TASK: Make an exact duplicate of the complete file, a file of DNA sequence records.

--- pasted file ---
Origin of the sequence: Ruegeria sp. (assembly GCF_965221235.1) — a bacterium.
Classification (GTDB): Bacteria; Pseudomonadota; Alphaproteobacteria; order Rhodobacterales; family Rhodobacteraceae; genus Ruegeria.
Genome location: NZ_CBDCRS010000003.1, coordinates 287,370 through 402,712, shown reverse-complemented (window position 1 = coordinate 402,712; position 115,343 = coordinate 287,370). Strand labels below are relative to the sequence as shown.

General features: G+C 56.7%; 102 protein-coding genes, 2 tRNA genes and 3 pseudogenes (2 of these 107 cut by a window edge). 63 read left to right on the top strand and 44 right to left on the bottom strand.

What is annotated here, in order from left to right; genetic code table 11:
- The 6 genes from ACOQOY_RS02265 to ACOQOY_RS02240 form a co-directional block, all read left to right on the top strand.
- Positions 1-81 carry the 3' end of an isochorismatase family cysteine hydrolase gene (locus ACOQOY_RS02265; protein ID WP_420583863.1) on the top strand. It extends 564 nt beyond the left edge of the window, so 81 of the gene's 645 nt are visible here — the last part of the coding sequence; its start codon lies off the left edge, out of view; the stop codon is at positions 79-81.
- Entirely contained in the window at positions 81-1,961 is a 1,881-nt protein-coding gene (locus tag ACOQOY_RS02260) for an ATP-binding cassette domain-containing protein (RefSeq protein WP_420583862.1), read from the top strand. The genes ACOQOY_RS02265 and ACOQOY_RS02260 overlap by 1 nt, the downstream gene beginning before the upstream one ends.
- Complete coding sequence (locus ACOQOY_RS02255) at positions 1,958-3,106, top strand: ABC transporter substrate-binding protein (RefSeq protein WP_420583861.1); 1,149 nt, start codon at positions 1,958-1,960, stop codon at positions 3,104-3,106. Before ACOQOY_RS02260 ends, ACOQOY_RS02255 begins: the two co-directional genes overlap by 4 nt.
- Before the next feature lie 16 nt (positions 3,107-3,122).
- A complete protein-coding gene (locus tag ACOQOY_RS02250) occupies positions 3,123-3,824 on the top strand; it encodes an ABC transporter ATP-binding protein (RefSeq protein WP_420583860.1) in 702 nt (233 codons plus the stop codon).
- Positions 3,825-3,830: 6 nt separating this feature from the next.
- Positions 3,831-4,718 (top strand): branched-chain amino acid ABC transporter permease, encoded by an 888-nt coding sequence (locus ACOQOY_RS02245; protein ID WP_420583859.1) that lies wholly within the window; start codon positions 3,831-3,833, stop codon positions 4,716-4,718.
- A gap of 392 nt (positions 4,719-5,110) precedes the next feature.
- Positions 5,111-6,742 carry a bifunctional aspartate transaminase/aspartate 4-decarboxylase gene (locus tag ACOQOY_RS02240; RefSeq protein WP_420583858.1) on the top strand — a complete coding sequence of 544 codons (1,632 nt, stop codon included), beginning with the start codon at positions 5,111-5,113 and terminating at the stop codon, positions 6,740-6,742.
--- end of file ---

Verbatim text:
Origin of the sequence: Ruegeria sp. (assembly GCF_965221235.1) — a bacterium.
Classification (GTDB): Bacteria; Pseudomonadota; Alphaproteobacteria; order Rhodobacterales; family Rhodobacteraceae; genus Ruegeria.
Genome location: NZ_CBDCRS010000003.1, coordinates 287,370 through 402,712, shown reverse-complemented (window position 1 = coordinate 402,712; position 115,343 = coordinate 287,370). Strand labels below are relative to the sequence as shown.

General features: G+C 56.7%; 102 protein-coding genes, 2 tRNA genes and 3 pseudogenes (2 of these 107 cut by a window edge). 63 read left to right on the top strand and 44 right to left on the bottom strand.

What is annotated here, in order from left to right; genetic code table 11:
- The 6 genes from ACOQOY_RS02265 to ACOQOY_RS02240 form a co-directional block, all read left to right on the top strand.
- Positions 1-81 carry the 3' end of an isochorismatase family cysteine hydrolase gene (locus ACOQOY_RS02265; protein ID WP_420583863.1) on the top strand. It extends 564 nt beyond the left edge of the window, so 81 of the gene's 645 nt are visible here — the last part of the coding sequence; its start codon lies off the left edge, out of view; the stop codon is at positions 79-81.
- Entirely contained in the window at positions 81-1,961 is a 1,881-nt protein-coding gene (locus tag ACOQOY_RS02260) for an ATP-binding cassette domain-containing protein (RefSeq protein WP_420583862.1), read from the top strand. The genes ACOQOY_RS02265 and ACOQOY_RS02260 overlap by 1 nt, the downstream gene beginning before the upstream one ends.
- Complete coding sequence (locus ACOQOY_RS02255) at positions 1,958-3,106, top strand: ABC transporter substrate-binding protein (RefSeq protein WP_420583861.1); 1,149 nt, start codon at positions 1,958-1,960, stop codon at positions 3,104-3,106. Before ACOQOY_RS02260 ends, ACOQOY_RS02255 begins: the two co-directional genes overlap by 4 nt.
- Before the next feature lie 16 nt (positions 3,107-3,122).
- A complete protein-coding gene (locus tag ACOQOY_RS02250) occupies positions 3,123-3,824 on the top strand; it encodes an ABC transporter ATP-binding protein (RefSeq protein WP_420583860.1) in 702 nt (233 codons plus the stop codon).
- Positions 3,825-3,830: 6 nt separating this feature from the next.
- Positions 3,831-4,718 (top strand): branched-chain amino acid ABC transporter permease, encoded by an 888-nt coding sequence (locus ACOQOY_RS02245; protein ID WP_420583859.1) that lies wholly within the window; start codon positions 3,831-3,833, stop codon positions 4,716-4,718.
- A gap of 392 nt (positions 4,719-5,110) precedes the next feature.
- Positions 5,111-6,742 carry a bifunctional aspartate transaminase/aspartate 4-decarboxylase gene (locus tag ACOQOY_RS02240; RefSeq protein WP_420583858.1) on the top strand — a complete coding sequence of 544 codons (1,632 nt, stop codon included), beginning with the start codon at positions 5,111-5,113 and terminating at the stop codon, positions 6,740-6,742.